Understanding the High Prevalence of Low-Prevalence Chronic Disease Combinations: Databases and Methods for Research. Johns Hopkins University Grouper Systems

09/20/2013

Adjusted Clinical Groups Case-Mix System (ACG)

References:

1 The Johns Hopkins ACG System. State of the Art Technology and a Tradition of Excellence in One Integrate Solution (2013). http://www.acg.jhsph.org/index.php?option=com_content&view=article&id=46...

2 Adams EK, Bronstein JM, & Raskind-Hood. Adjusted Clinical Groups: Predictive Accuracy for Medicaid Enrollees in Three States. Health Care Financ Rev. 2002;24:43–61

3 Garcia-Olmos L, Salvador CH, Alberquilla A, et al. Comorbidity in patients with chronic diseases in general practice. Plus One. 2012; 7(2):e32141

Sponsorship: Johns Hopkins University
Description: The Johns Hopkins ACG grouping system uses a “person- focused” approach to capturing the multidimensional nature of a patient’s health over time. The system uses diagnosis and/or pharmaceutical codes from insurance claims or medical records to examine constellations of morbidities, rather than individual conditions. This method of measuring morbidity is used to evaluate performance, forecast utilization and set payment rates for over 300 health plans and provider organizations.1 The ACG system is clinically-focused and was primarily designed for research purposes.
Purpose/Use: The ACG system measures morbidity burden based on disease patterns, age and gender. It is used to adjust for patient case- mix.
Coding Family: ICD-9-CM, ICD-9, ICD-10-CM, NDC, ATC, READ, CPT, & HCPCS
Grouping Methodology: Diagnosis codes are first grouped into 32 Aggregated Diagnosis Groups (ADGs) that are similar in terms of disease severity and the likelihood of persistence of the disease over time (utilization). The ACG system then groups individual patients into one of 102 discrete categories based on their ADGs, age and sex. Patients grouped into these categories are known to experience similar morbidity and healthcare utilization over a 1 year period of time.1 The ACG system is longitudinal in nature and relies on diagnosis codes from a look-back period. This methodology results in two hierarchical levels of coding.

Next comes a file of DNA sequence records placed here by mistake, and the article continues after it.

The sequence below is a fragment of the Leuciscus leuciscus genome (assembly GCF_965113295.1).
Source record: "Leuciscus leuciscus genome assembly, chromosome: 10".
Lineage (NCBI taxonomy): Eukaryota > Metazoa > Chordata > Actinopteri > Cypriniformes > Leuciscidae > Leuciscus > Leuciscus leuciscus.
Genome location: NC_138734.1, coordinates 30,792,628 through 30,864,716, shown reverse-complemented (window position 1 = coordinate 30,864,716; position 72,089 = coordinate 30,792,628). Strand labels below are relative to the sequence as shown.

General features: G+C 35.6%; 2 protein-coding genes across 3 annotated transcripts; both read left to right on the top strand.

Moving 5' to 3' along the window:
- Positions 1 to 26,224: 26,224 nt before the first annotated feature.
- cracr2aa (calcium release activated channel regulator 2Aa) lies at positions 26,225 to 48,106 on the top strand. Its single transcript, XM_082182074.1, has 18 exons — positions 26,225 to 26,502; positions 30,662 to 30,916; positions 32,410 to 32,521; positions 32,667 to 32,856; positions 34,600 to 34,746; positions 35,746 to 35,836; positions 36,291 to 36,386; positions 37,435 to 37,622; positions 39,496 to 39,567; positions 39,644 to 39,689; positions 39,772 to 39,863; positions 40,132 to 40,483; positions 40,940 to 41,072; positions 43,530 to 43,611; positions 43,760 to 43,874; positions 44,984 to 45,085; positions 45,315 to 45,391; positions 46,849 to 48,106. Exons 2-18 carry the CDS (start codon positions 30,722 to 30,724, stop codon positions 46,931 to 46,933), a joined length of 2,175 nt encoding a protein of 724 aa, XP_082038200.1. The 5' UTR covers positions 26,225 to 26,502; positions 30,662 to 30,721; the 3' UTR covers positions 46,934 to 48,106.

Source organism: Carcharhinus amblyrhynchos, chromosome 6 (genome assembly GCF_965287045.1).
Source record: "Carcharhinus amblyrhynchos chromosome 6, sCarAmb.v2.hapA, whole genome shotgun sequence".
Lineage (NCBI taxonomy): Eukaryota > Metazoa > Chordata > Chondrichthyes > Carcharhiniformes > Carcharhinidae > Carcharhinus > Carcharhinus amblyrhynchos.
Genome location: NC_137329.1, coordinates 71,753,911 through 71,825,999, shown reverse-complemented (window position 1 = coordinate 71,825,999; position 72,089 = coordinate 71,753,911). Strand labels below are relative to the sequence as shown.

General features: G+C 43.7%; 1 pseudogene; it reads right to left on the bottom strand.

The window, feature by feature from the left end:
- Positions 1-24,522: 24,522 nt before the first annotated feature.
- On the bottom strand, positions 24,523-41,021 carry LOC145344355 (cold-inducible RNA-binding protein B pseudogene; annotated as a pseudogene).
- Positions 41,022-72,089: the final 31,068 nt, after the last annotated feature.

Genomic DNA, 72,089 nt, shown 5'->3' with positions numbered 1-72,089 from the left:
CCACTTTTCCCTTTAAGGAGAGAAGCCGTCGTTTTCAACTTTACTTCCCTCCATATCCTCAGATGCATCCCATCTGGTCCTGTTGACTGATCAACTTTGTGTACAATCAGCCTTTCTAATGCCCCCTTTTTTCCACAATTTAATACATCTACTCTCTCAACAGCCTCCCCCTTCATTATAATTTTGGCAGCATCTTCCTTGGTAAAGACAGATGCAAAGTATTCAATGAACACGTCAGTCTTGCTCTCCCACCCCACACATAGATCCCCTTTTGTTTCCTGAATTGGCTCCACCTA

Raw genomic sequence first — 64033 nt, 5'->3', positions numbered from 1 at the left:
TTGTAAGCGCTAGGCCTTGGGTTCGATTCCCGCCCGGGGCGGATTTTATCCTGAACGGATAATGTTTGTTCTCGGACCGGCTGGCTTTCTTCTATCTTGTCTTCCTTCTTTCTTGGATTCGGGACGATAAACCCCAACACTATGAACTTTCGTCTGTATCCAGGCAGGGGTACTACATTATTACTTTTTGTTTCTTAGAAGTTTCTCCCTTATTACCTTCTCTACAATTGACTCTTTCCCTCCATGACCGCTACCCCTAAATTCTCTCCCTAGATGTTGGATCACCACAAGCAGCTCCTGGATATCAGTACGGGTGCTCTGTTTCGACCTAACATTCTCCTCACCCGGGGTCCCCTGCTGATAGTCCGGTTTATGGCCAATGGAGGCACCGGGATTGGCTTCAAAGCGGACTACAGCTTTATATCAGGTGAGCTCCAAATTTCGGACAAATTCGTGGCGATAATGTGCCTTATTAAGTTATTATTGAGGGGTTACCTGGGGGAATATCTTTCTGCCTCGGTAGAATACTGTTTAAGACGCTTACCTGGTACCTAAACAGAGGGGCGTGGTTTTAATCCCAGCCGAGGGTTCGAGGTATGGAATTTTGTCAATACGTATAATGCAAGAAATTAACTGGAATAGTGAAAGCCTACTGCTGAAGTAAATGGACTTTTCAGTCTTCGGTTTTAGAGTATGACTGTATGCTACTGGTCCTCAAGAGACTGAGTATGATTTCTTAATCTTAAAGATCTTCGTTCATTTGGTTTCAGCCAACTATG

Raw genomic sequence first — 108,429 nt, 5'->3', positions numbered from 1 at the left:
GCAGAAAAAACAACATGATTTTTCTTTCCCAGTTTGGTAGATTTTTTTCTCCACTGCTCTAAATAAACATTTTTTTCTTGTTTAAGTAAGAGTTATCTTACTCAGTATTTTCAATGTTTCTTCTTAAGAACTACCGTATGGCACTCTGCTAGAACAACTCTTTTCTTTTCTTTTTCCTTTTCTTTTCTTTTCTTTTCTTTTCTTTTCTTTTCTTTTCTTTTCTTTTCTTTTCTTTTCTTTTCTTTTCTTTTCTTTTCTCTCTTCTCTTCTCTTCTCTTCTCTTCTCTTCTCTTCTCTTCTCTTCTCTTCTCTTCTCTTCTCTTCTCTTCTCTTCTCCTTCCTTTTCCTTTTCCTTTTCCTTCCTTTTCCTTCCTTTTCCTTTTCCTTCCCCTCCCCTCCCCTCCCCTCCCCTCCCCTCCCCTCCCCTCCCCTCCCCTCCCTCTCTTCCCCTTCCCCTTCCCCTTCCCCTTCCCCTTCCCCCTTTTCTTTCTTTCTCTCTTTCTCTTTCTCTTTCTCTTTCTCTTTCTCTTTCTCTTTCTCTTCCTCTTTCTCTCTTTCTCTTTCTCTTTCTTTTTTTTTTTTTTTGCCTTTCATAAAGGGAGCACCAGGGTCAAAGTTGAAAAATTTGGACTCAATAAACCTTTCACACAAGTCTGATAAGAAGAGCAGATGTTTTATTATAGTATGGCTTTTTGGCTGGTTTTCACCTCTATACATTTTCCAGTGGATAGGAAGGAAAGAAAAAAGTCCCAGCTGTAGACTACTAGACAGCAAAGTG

Level of Diagnosis Aggregation: Diagnosis codes are grouped into 102 discrete categories.
Number of Codes Included: Proprietary - Not Available
Number of Codes Excluded: Proprietary - Not Available
Methodological Considerations: Evidence suggests that the ACG grouping system outperforms traditional age and sex adjustment, which is the traditional risk-adjustment mechanism used by many health insurance providers. The ACG system uses all available data, is stable over time, avoids basing complexity on specific procedures or hospitalizations, has strong predictive power, can describe the health status of population across a spectrum of disease conditions, and can represent clinical complexity more than summing codes.1 However, higher and unpredictable expenses of short-term beneficiaries (< 6 m) are known to moderate the predictive power of the ACG system in certain populations.2 This is true for States, such as Mississippi, that have large patient populations who are poor, underemployed and have severe health problems.
Related Data Sources: Claims data
Used in Disease Complexity Research: Yes3

 

Aggregated Diagnosis Groups (ADGs)

References:

1 The Johns Hopkins ACG System. State of the Art Technology and a Tradition of Excellence in One Integrate Solution (2013). http://www.acg.jhsph.org/index.php?option=com_content&view=article&id=46...

2 Austin PC. Using the John’s Hopkins Aggregated Diagnosis Groups (ADGs) to predict mortality in a general adult population cohort in Ontario, Canada. Medical Care. 2011; 49(10): 932–939.

3 Austin PC, Shar BR, Newman A, & Anderson GM. Using the Johns Hopkins Aggregated Diagnosis Groups (ADGs) to predict 1-year mortality in population-based cohorts of patients with diabetes in Ontario, Canada. Diabet Med. 2012; 29(9):1134–1141.

4 Starfield B & Kinder K. Multimorbidity and its measurement. Health Policy. 2011; 103(1):3–8.

Sponsorship: Johns Hopkins University
Description: The ADG system, formerly known as the Ambulatory Diagnostic Groups, is part of the Johns Hopkins ACG case- mix system. However, it has also been used independently to group diagnosis codes.
Purpose/Use: The ADG system is a component of the Johns Hopkins ACG system and is used to group diagnosis codes into 32 categories that are similar in terms of disease severity and resource utilization.1 Separate for the ACG system, the ADG system has also been used to predict mortality in general adult populations.2
Coding Family: ICD-9, ICD-9-CM, ICD-10
Grouping Methodology:

The ADG system groups all ICD-9, ICD-9-CM, and ICD- 10CA diagnosis code assigned to a patient into one of 32 different categories based on the following clinical and expected utilization criteria:

1. Duration of the conditions (acute, recurrent, or chronic).

2. Severity of the condition ( e.g., minor and stable versus major and unstable).

3. Diagnostic certainty (symptoms focusing on diagnostic evaluation versus documented diseases focusing on treatment services).

4. Etiology of the condition (infectious, injury, or other).

5. Specialty care involvement (medical, surgical, obstetric, hematology, etc.).1

Level of Diagnosis Aggregation: Diagnosis codes are grouped into 32 discrete categories.
Number of Codes Included: Proprietary - Not Available
Number of Codes Excluded: Proprietary - Not Available
Methodological Considerations: Evidence suggests that the ADG system can be used to accurately predict one year mortality in general and specialty populations.1,2 However, it is most often used to group diagnosis codes in the first aggregation step of the Adjusted Clinical Groups Case-Mix System.
Related Data Sources: Claims data
Used in Disease Complexity Research: Yes4

 

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